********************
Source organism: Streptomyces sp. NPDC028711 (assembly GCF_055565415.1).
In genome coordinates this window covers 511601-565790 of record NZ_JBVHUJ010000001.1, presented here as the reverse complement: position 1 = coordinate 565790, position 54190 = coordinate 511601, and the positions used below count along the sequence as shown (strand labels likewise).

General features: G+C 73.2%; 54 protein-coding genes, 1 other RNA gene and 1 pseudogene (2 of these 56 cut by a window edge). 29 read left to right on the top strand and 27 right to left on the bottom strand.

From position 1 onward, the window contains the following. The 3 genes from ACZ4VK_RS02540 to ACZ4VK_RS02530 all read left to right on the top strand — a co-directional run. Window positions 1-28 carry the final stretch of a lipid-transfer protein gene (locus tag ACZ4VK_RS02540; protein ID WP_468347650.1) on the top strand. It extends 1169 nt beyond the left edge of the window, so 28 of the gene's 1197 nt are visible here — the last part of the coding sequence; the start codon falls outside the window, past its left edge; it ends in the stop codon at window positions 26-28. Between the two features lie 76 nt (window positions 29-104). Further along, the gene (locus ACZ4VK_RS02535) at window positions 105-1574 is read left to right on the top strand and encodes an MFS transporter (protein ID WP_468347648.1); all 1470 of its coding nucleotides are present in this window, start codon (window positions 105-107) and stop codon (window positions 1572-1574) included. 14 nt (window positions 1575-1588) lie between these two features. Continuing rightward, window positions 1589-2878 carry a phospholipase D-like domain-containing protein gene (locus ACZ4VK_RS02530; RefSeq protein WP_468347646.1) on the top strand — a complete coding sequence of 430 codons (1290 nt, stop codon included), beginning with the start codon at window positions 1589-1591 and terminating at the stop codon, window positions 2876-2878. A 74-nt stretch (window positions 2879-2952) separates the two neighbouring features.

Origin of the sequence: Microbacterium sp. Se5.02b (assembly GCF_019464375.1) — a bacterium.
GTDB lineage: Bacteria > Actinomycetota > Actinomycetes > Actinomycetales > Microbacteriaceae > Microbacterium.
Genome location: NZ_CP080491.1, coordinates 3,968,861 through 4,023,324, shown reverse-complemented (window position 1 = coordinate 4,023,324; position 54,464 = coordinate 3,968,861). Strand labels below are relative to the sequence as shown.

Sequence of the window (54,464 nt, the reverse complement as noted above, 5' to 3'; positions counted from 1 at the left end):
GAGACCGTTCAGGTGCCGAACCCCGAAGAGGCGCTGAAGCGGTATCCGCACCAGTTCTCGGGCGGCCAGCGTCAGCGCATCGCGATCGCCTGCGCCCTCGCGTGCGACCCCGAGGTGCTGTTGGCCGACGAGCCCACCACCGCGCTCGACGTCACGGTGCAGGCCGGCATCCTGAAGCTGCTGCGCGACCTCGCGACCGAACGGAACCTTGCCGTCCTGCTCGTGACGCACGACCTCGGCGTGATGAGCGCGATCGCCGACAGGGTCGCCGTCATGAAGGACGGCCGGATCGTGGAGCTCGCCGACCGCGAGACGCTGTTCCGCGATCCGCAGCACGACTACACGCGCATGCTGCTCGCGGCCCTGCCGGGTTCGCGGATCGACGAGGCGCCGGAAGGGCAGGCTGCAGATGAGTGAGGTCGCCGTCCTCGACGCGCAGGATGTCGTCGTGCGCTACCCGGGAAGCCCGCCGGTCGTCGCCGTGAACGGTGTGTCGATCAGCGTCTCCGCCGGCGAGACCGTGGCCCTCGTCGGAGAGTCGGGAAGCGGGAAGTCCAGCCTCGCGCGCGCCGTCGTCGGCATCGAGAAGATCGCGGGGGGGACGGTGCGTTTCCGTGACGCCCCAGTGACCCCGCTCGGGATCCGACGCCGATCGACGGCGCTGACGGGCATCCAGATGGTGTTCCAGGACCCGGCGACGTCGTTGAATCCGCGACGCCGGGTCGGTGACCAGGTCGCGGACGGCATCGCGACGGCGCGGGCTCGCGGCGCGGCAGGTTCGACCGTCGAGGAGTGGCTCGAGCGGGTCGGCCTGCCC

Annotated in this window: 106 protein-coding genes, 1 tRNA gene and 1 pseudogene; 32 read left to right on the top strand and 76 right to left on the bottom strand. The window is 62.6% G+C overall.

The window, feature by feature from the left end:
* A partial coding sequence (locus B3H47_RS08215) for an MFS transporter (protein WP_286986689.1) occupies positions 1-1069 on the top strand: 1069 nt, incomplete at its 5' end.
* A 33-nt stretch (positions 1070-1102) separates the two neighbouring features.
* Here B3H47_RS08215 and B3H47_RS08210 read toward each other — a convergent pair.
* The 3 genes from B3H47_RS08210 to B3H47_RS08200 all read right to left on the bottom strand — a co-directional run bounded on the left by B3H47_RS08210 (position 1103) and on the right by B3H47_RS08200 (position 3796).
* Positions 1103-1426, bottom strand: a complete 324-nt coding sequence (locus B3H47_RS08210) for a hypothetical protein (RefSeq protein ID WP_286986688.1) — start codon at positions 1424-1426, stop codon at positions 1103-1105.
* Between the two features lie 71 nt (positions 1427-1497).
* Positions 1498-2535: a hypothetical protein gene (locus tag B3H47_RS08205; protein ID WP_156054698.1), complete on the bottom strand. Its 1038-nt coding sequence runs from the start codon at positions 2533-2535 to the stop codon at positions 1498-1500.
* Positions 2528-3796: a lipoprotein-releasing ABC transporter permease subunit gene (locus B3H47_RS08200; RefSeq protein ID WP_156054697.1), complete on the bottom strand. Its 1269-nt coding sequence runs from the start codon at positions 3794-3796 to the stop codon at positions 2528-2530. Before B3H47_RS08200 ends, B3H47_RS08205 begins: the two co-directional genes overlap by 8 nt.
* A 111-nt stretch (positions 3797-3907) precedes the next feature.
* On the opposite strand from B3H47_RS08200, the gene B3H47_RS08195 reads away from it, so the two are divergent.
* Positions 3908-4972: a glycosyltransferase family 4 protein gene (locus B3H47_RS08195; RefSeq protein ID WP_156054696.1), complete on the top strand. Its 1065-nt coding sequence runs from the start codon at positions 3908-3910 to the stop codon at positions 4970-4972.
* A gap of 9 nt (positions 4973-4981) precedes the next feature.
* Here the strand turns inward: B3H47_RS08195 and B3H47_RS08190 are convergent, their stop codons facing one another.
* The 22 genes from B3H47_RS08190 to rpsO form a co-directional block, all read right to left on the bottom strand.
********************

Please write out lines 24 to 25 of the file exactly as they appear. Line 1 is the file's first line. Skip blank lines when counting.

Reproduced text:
* Here the strand turns inward: B3H47_RS08195 and B3H47_RS08190 are convergent, their stop codons facing one another.
* The 22 genes from B3H47_RS08190 to rpsO form a co-directional block, all read right to left on the bottom strand.